• "Sailing in the solemn midnight, underneath the frosty moon,
  • I can hear the clanging pinions of each shadowy platoon,
  • Near the winged hosts, commotion, marching to the distant ocean,
  • File on file, rank on rank, speeding to some reedy bank,
  • Oozy fens or marshes gray, far up Baffin's icy bay.
  • Honking, clamoring in their flight under the black clouds of coming night."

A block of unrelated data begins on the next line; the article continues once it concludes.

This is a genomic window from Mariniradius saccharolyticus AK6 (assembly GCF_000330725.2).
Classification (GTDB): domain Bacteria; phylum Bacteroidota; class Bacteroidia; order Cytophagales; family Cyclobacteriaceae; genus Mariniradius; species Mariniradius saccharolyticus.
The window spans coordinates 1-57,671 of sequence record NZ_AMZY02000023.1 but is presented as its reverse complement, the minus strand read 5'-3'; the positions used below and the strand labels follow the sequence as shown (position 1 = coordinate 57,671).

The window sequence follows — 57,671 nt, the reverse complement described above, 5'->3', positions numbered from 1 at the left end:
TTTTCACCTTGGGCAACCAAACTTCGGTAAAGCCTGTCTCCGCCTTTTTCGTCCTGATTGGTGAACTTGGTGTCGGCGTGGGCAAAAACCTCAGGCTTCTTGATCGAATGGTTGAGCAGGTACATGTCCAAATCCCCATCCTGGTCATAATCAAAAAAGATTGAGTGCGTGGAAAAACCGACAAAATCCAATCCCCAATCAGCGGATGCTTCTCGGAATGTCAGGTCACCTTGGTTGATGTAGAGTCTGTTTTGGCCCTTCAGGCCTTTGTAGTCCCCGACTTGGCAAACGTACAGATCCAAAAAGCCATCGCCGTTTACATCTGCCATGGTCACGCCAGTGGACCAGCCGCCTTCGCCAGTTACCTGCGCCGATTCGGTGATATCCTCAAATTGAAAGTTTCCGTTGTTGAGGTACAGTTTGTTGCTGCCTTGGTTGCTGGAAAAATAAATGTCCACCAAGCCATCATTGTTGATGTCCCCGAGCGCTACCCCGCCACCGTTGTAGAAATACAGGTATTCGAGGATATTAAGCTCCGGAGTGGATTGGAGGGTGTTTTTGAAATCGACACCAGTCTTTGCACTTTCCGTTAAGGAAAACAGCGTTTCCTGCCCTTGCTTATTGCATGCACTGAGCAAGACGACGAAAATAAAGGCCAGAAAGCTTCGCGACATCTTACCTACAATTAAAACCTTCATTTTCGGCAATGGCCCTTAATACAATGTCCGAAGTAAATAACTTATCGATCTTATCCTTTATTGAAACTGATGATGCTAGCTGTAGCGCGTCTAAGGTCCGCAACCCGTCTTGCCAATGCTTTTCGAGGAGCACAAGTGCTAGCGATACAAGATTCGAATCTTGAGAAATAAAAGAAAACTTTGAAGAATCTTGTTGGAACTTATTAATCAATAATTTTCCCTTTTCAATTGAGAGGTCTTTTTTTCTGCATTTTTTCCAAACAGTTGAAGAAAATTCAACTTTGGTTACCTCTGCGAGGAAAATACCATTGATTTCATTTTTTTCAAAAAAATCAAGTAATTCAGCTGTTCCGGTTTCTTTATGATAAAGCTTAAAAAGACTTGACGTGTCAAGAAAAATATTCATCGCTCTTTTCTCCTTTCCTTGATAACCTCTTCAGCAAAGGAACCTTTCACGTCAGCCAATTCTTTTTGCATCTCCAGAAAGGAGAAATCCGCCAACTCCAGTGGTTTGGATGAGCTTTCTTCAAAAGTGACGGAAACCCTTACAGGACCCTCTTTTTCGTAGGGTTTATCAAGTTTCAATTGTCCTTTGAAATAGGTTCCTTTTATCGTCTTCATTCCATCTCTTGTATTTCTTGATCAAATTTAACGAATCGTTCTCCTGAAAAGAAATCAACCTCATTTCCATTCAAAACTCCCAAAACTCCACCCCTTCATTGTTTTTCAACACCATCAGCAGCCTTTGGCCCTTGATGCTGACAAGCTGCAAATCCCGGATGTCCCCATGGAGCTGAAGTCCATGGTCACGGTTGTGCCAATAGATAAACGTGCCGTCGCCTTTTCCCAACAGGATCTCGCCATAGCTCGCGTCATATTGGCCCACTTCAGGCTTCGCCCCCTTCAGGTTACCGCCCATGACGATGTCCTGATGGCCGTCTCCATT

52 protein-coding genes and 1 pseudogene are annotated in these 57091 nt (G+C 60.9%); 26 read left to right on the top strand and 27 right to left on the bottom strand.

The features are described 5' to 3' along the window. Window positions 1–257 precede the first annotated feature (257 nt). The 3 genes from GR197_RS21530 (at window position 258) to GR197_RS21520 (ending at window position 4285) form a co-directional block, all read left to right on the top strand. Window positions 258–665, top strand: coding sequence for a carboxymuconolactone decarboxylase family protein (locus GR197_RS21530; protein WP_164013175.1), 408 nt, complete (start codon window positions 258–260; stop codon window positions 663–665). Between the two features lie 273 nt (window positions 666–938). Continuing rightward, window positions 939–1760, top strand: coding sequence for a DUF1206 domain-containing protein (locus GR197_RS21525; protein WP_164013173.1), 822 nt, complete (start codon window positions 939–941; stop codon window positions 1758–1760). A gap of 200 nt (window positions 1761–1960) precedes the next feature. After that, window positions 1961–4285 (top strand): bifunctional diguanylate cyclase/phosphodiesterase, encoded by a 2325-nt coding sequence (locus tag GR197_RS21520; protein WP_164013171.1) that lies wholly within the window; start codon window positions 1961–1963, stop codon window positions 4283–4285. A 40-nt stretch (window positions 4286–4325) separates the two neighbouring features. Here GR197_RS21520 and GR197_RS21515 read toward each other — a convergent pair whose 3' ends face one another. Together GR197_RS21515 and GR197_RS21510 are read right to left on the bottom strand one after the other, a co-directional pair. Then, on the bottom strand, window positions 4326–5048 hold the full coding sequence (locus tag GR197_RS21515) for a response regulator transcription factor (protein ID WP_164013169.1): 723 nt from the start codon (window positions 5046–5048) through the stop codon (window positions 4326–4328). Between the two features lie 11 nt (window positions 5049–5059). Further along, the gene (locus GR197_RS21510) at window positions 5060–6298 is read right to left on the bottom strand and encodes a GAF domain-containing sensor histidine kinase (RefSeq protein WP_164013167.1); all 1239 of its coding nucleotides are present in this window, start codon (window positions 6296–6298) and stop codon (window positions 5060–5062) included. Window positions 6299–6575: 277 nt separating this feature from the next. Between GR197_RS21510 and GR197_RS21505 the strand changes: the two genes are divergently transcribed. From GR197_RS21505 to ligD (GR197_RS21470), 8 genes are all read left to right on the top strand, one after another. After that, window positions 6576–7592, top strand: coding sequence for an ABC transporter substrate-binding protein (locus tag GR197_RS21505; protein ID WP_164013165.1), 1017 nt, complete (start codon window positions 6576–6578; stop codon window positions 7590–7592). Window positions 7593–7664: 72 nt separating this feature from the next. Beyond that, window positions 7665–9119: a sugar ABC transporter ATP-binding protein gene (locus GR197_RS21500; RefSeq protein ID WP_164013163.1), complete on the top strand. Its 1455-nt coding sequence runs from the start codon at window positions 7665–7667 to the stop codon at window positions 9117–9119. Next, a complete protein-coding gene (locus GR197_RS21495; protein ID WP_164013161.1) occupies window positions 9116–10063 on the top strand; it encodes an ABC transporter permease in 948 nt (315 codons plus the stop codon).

While geese have been known to breed in the sloughs at different points along the Platte and the Republican, it has only been in isolated cases. Their natural breeding grounds are in the far north, so far in fact that they are seldom in danger of molestation from their most destructive enemy, man. In a measure, the same statement holds good with most of the wild fowl family, and at no distant day I will give the readers of these columns my idea of the breeding of these birds. When the summer months have faded away and November rolls round with her hoar frosts, her mellow-tempered and sunny days, with her cold and wind and gloomy alternating, we hear the familiar honk of old Anser Canadensis and gazing skyward our anxious vision is rewarded by the sight of the harrow-shapen flock, headed by some white collared old veteran, coming down from the north. While the sight and the sound sets our blood a-tingling, they also warn us that it is a good time to see that our coal sheds and cellars are well filled, that the days of gentle winds and golden weather are fast reaching their end. And then again when the same thing occurs in blustery March, we know the goose is the sure forerunner of warm rains, of spring grass, budding flowers, blackbirds, meadowlarks and soothing warmth.